USDA NRCS Texas/Flickr (CC BY 2.0)

From Texas Standard.

Wild boars, feral swine – many call them feral hogs. But as lots of Texans know, they’re the source of much angst and misery. Feral hogs cause property loss of more than $1.5 billion nationwide, about a quarter of which is in Texas. And that may be a conservative estimate. Now, the U.S. Department of Agriculture is stepping in with what it hopes is a solution.

American Council on Education

From Texas Standard.

Dr. Diana Natalicio has been called “the voice, the face, the strength and the sheer rock” of the University of Texas at El Paso. Now, after 45 years at the university and 30 years as its president, she has announced plans to retire.

Jorge Sanhueza-Lyon/KUT

From Texas Standard.

If you didn’t vote in this week’s primary runoff elections, you’re hardly alone. In fact, you are in the vast majority. According to the Texas Election Source, fewer than 1 million ballots were cast in both parties’ primary runoffs. For the Democrats, it was the lowest primary runoff turnout with a governor’s race on the ballot in almost a century. The Texas Election Source reports the Republicans actually had one of the highest turnouts for a runoff election year, but the percentage of voter participation was still just around 3 percent.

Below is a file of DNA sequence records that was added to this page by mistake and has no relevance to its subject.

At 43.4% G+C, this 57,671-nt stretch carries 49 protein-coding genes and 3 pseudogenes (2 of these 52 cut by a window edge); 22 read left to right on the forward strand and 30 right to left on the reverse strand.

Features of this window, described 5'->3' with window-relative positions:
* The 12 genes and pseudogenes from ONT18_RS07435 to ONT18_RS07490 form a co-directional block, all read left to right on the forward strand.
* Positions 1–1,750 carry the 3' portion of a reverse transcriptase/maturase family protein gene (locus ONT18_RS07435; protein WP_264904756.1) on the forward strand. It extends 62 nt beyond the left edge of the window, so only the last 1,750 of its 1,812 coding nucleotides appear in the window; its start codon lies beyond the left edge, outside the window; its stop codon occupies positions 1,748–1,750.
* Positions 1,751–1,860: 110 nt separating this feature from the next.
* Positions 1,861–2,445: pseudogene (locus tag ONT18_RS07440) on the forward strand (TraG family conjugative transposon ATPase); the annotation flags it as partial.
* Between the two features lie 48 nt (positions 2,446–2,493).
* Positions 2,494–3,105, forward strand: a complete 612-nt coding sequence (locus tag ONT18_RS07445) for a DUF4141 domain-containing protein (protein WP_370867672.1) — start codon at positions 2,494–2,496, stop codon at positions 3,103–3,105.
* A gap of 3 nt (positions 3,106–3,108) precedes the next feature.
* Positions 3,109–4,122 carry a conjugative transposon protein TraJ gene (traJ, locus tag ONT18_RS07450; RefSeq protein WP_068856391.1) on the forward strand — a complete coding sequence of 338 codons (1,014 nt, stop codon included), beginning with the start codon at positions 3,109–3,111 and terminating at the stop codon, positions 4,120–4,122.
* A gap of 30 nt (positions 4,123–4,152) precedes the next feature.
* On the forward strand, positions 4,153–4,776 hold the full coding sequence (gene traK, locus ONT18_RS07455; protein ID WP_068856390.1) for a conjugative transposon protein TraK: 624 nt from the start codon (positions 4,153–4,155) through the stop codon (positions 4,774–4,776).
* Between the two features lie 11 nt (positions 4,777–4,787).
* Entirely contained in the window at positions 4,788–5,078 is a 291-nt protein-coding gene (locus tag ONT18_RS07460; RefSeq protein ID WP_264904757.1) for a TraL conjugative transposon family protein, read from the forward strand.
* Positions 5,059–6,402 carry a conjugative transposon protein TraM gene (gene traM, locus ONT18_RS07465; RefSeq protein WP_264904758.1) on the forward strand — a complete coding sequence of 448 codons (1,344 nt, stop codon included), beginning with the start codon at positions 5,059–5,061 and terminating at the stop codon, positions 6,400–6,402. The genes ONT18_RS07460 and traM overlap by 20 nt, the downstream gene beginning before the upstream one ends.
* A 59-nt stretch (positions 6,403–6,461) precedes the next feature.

Mo Amer/Instagram

From Texas Standard.

Comedian Mo Amer calls Houston home and he’s coming to Austin next month to record his first hour-long Netflix comedy special. He’s been called a pioneer of Arab-American standup and he’s toured for years with Dave Chappelle.

Official White House Photo by Andrea Hanks

From Texas Standard.

On May 31, President Donald Trump will be back in Texas for lunch – $5,000 per plate – with well heeled Houstonians, then that evening he’ll preside at a dinner in Dallas.

USDA Natural Resources Conservation Service

From Texas Standard.

The latest U.S. Drought Monitor Map shows most of Texas is in some stage of drought. The worst of it is up in the Panhandle, but almost everything southwest of the Brazos is affected.

KBE/Flickr (CC BY-NC-ND 2.0)

From Texas Standard.

When we think about countries that pose a nuclear threat to the United States, North Korea probably tops the list. But in 1962, at the height of the Cold War, it was the Soviet Union whose missiles kept the U.S. on high alert. And some of those nuclear missiles were as close to the U.S. as 90 miles – in Cuba. A new book explores the Cuban Missile Crisis through the little-known story of U.S. pilots who flew U-2 spy planes in an attempt to find out what sort of threat the Soviets’ armaments posed.

"True Conviction" is coming to Independent Lens on PBS.

From Texas Standard.